A Eurasianet partner post from RFE/RL
Qishloq Ovozi is pleased to once again be able to feature one of the rising authorities on Central Asian affairs. Zabikhulla Saipov has already authored several articles about Central Asia for various publications. Here, Saipov reviews 11th-hour legislation in Uzbekistan on presidential elections passed just before 2016.
On New Year's Eve, while most people in Uzbekistan were preoccupied with thoughts of calculating their shrinking budgets and what to purchase for their festive holiday tables, the country’s president quietly approved a new version of The Law On Presidential Elections Of The Republic Of Uzbekistan. The decision to change this important judicial document came as a New Year's surprise.
In accordance with legislative procedure, for all laws to become functional, they must undergo three stages -- adoption by the Oliy Majlis, or lower house of parliament; approval in the Senate, the upper house; and the signature of the president. But little of this process was made public, as the amendments to the presidential election law went through mandatory procedures.
The text of the published law reveals clues of its legislative progression. It turns out that it was adopted by the lower house on November 27; approved by the Senate on December 4, and finally signed into law on December 29. However, archival research of information bulletins of hearings shows that neither the Oliy Majlis nor the Senate made these discussions public in due time.
It is true that publicly available minutes of the second day of the 4th Plenary Council dated December 4 briefly touched on the discussion by senators of an unidentified Law On Amendments And Additions To Some Legislative Acts, the first point on the agenda. Video reports of both meetings of those days aired on Uzbek TV’s prime news program, Axborot, and uploaded by the Senate to its video channel also gave no hint of the new procedures regarding future presidential elections.
Likewise, for reasons only the authorities know, parliament.gov.uz had only a single document dated November 27. It was titled Hearings On Implementation Of The Uzbek State Budget And The Budgets Of The State Trust Funds For Nine Months Of 2015, and spoke about “8 percent growth of GDP and inflation rate [that] did not exceed the forecasted parameters” -- a phrase commonly used to cloak galloping inflation rates. It lacked any information whatsoever on expected amendments to The Law On Presidential Elections, regarding which each parliamentarian was formally required to have informed his or her respective constituents.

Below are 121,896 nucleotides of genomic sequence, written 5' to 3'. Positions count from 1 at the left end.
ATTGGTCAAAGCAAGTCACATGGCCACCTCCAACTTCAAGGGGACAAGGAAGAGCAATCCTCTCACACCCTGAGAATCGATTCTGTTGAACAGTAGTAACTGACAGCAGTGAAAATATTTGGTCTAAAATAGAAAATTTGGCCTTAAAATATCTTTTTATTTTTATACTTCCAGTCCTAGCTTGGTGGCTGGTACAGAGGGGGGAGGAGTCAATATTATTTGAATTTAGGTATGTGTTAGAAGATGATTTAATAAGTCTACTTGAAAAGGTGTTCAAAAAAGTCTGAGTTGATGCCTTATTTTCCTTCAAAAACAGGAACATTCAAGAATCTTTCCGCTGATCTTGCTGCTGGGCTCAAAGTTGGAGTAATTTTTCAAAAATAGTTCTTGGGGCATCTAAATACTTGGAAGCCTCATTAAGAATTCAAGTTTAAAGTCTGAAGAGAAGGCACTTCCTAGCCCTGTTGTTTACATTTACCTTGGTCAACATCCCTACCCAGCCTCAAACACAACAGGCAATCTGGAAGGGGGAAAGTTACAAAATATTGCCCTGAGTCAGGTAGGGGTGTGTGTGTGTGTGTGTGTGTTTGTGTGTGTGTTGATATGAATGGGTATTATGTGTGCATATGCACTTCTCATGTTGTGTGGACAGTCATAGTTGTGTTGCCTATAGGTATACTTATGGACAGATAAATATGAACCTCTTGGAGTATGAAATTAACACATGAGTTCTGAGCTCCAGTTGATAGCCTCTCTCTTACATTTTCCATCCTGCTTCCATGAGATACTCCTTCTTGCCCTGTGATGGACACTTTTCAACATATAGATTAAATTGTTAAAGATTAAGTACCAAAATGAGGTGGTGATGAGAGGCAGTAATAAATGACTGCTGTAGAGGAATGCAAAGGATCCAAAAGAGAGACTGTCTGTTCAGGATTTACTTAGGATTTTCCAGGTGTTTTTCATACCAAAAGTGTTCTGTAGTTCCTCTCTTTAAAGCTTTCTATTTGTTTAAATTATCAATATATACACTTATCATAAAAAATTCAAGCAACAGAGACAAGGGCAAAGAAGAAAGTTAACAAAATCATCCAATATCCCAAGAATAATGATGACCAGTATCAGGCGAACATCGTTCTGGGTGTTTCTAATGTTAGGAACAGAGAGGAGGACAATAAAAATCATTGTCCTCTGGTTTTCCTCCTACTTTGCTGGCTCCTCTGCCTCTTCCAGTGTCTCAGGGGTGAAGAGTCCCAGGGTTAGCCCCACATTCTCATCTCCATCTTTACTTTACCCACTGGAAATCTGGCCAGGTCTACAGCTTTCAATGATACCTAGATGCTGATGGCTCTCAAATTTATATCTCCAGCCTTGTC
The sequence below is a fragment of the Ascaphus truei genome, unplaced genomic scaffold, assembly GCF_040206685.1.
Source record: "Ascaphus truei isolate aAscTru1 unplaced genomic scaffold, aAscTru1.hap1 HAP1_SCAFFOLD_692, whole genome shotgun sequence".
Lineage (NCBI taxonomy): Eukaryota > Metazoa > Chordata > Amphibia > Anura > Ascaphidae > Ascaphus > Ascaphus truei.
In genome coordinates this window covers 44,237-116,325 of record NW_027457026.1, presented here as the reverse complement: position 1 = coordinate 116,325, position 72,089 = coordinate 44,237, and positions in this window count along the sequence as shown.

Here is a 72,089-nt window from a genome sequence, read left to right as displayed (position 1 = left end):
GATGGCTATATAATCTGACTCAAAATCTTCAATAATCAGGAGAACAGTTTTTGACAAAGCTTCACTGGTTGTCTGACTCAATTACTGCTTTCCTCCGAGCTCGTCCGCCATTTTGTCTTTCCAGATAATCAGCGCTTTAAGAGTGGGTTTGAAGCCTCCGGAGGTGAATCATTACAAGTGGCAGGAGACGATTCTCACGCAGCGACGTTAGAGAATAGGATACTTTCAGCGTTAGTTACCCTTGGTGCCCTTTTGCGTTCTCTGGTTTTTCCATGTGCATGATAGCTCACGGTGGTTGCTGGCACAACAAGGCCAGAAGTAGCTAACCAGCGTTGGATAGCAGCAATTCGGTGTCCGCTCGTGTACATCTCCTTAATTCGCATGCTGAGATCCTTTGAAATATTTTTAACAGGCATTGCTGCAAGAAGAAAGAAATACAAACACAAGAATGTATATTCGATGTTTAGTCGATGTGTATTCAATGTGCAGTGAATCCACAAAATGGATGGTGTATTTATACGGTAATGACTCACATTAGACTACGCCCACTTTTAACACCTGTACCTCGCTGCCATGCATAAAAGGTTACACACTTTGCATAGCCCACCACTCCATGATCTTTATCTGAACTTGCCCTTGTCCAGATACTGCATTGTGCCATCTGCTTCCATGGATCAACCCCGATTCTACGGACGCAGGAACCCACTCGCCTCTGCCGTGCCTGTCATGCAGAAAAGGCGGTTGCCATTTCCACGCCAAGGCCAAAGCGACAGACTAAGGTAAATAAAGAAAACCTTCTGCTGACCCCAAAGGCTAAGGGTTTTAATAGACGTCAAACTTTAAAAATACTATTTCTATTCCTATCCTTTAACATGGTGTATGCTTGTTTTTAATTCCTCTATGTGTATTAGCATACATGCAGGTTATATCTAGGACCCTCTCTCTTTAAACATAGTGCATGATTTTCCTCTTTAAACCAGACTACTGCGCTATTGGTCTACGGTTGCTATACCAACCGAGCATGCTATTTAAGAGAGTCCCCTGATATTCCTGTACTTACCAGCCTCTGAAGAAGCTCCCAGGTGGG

A hastily posted short notice on the parliament’s website on December 30 acknowledged the changes had been approved by both chambers and praised the law as “a logical continuation of legal maintenance of the 'Uzbek model' of reforms, liberalization, and democratization of all spheres of life; consistent leap from a strong state to a strong civil society; improving the conditions for effective public and MP control over executive power.”
But what was the substance of those amendments that made authorities refrain from a more in-depth disclosure? Apparently the most important point obscured from the public eye was amendment No. 6, inserted into Article 24² of the stipulated law that deals with the procedure of nomination and registration of candidates for the president of Uzbekistan. This amendment calls for a sizable reduction in the number of signatures a presidential candidate must collect to register -- from 5 percent to 1 percent.
It first gives an impression that Uzbekistan eased the procedure for nominating presidential candidates to comply with international norms and standards. But it might have an ulterior motive and be more concerned not with the start of the registration process itself but with the end result of the vote.